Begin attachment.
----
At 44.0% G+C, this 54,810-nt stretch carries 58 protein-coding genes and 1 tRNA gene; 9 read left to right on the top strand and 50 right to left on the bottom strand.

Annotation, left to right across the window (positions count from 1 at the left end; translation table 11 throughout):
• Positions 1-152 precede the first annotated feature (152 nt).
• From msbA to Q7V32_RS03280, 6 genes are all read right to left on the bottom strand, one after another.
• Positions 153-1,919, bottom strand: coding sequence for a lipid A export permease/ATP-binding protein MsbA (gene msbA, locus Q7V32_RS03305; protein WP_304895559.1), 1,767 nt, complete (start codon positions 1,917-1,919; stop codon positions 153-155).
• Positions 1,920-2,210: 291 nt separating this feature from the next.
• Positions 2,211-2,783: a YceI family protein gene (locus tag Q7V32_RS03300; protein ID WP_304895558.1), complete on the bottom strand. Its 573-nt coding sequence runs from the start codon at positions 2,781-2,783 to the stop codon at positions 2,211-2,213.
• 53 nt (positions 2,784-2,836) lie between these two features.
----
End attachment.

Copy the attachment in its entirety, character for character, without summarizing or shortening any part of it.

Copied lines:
At 44.0% G+C, this 54,810-nt stretch carries 58 protein-coding genes and 1 tRNA gene; 9 read left to right on the top strand and 50 right to left on the bottom strand.

Annotation, left to right across the window (positions count from 1 at the left end; translation table 11 throughout):
• Positions 1-152 precede the first annotated feature (152 nt).
• From msbA to Q7V32_RS03280, 6 genes are all read right to left on the bottom strand, one after another.
• Positions 153-1,919, bottom strand: coding sequence for a lipid A export permease/ATP-binding protein MsbA (gene msbA, locus Q7V32_RS03305; protein WP_304895559.1), 1,767 nt, complete (start codon positions 1,917-1,919; stop codon positions 153-155).
• Positions 1,920-2,210: 291 nt separating this feature from the next.
• Positions 2,211-2,783: a YceI family protein gene (locus tag Q7V32_RS03300; protein ID WP_304895558.1), complete on the bottom strand. Its 573-nt coding sequence runs from the start codon at positions 2,781-2,783 to the stop codon at positions 2,211-2,213.
• 53 nt (positions 2,784-2,836) lie between these two features.